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Ram Lal and ors. Vs. Emperor - Court Judgment

LegalCrystal Citation
SubjectCriminal
CourtAllahabad
Decided On
Reported inAIR1936All651
AppellantRam Lal and ors.
RespondentEmperor
Excerpt:
- .....a report leaving the three applicants to see that chokhey lal who was still in the outpost did not escape. chokhey lal, however, did escape and the applicants made no attempt to seize him. it has been argued on their behalf that there is no reason to suspect that they wanted chokhey lal to escape. it is said that that they may have been guilty of cowardice, but chokhey lal was in a very dangerous mood and there was some excuse for it.2. i do not think that the motive of the applicants enters into the matter at all. the section as it has been framed says that whoever, being a public servant, legally bound as such public servant to apprehend any person liable to be apprehended for an offence, intentionally omits to apprehend such person, shall be punished. the applicants were public.....
Judgment:
ORDER

Allsop, J.

1. This is an application in revision by Ram Lal, Angnu Singh and Jit Bahadur Singh who have been convicted under Section 221, Penal Code, and sentenced to rigorous imprisonment for a period of two years each. They were all three police constables. They were stationed at a certain outpost in which one of the constables attacked the head constable with a lathi and murdered him. The murderer's name was Chokhey Lal. The evidence is that the applicants were present when the murder was committed. An outsider called Sammu seized Chokhey Lal and grappled with him for a few moments, but the three applicants and others who were there would not go to his assistance so that Chokhey Lal released himself. It is said that he again attacked the head constable. In the meanwhile another constable Puttu had come to the place and he went off to make a report leaving the three applicants to see that Chokhey Lal who was still in the outpost did not escape. Chokhey Lal, however, did escape and the applicants made no attempt to seize him. It has been argued on their behalf that there is no reason to suspect that they wanted Chokhey Lal to escape. It is said that that they may have been guilty of cowardice, but Chokhey Lal was in a very dangerous mood and there was some excuse for it.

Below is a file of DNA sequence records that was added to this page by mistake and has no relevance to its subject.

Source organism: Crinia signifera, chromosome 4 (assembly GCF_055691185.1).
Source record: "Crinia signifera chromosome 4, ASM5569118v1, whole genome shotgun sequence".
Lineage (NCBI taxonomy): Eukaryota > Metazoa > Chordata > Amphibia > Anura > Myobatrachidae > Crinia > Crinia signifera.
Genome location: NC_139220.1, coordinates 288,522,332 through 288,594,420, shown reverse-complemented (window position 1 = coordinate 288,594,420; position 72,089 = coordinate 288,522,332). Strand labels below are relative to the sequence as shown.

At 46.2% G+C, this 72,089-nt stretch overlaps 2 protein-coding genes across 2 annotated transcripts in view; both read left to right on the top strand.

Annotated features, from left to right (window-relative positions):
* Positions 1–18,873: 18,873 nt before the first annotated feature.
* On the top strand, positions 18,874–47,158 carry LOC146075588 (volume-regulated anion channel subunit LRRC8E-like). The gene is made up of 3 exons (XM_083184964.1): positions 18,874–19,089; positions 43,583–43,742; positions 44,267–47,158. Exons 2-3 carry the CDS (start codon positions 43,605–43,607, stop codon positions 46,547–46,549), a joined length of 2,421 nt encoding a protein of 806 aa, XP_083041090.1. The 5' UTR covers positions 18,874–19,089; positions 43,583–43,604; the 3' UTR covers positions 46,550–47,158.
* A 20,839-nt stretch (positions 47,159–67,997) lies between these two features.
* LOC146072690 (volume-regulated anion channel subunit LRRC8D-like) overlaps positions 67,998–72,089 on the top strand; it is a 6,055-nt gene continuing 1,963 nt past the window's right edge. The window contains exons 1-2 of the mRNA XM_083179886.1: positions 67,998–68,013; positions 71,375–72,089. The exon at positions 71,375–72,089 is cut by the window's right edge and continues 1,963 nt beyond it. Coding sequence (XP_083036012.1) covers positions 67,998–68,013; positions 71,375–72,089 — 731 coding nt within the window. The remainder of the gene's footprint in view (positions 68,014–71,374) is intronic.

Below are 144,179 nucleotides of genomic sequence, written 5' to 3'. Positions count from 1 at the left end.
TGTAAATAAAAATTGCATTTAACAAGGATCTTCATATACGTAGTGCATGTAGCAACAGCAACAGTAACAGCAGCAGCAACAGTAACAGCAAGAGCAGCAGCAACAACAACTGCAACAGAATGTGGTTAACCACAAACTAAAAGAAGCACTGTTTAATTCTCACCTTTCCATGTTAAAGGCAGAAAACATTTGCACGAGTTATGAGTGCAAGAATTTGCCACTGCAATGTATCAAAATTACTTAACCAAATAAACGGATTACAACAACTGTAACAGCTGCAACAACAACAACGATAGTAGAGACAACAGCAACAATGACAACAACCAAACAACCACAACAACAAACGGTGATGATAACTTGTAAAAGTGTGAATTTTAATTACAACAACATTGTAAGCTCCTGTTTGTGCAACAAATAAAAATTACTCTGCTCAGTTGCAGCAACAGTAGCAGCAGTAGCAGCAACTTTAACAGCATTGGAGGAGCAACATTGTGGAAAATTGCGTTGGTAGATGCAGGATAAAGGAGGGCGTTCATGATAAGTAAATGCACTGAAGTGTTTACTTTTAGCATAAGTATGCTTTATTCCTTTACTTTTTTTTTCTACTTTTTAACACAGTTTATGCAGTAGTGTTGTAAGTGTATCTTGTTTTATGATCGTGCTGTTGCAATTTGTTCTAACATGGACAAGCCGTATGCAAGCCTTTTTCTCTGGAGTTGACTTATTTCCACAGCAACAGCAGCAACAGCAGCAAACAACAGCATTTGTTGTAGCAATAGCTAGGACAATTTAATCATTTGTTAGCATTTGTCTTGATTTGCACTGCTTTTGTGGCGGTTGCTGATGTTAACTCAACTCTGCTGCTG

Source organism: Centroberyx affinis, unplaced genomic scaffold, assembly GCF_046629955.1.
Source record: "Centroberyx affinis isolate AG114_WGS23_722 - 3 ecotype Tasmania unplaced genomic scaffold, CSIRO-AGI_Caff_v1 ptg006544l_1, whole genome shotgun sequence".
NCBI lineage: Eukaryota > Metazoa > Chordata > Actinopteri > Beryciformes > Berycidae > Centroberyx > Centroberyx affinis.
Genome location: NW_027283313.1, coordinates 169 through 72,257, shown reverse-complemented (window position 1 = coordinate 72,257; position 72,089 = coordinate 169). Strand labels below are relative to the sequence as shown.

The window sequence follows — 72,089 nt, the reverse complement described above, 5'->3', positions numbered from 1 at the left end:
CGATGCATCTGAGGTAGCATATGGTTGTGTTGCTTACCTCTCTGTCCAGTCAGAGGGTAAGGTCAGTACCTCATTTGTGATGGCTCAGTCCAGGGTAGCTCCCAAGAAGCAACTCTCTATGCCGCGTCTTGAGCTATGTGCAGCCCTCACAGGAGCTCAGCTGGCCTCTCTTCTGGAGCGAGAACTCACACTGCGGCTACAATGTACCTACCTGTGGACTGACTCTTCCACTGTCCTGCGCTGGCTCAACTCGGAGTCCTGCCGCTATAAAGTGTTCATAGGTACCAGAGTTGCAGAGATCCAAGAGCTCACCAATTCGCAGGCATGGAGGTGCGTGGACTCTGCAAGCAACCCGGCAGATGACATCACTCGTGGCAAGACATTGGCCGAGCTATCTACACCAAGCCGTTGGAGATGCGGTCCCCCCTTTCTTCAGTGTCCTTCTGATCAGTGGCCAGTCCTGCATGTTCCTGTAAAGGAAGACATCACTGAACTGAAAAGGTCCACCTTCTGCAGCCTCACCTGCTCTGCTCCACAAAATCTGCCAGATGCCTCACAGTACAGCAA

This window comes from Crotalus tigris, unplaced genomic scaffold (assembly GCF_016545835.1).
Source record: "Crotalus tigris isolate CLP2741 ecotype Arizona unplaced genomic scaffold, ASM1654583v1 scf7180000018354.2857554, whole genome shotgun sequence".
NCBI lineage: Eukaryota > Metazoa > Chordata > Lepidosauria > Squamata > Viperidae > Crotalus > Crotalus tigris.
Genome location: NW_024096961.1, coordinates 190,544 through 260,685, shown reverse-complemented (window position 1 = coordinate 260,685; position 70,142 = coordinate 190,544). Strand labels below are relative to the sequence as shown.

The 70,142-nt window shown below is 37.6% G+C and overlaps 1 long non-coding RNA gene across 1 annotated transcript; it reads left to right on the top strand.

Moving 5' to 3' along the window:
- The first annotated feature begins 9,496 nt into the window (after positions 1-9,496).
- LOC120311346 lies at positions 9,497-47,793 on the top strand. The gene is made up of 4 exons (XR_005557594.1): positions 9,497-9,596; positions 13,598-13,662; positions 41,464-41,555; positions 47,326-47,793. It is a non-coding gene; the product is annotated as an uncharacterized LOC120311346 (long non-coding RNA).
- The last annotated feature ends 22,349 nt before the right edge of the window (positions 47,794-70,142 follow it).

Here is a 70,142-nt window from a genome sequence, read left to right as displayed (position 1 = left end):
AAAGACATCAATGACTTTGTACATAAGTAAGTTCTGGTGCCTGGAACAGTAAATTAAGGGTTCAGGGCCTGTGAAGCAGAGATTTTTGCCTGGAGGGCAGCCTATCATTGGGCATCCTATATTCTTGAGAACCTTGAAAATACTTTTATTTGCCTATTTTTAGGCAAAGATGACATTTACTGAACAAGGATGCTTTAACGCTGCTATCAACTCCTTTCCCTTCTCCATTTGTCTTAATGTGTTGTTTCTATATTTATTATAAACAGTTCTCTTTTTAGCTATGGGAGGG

2. I do not think that the motive of the applicants enters into the matter at all. The section as it has been framed says that whoever, being a public servant, legally bound as such public servant to apprehend any person liable to be apprehended for an offence, intentionally omits to apprehend such person, shall be punished. The applicants were public servants. They were legally bound to arrest a man who had committed murder in their presence and they omitted to apprehend him. There can be no doubt that they did it intentionally. There was nothing involuntary about it. Their motive may not have been that they wanted the man to escape, but that they were afraid of getting hurt, but motive must always be distinguished from intention. They certainly intended not to apprehend the man. I, therefore, think that legally they are guilty of an offence. The applicants have exercised their right of appeal in the Sessions Court and their appeals have been dismissed. There is no reason why this Court should interfere in revision. The application is rejected. Applicants must surrender to their bail.


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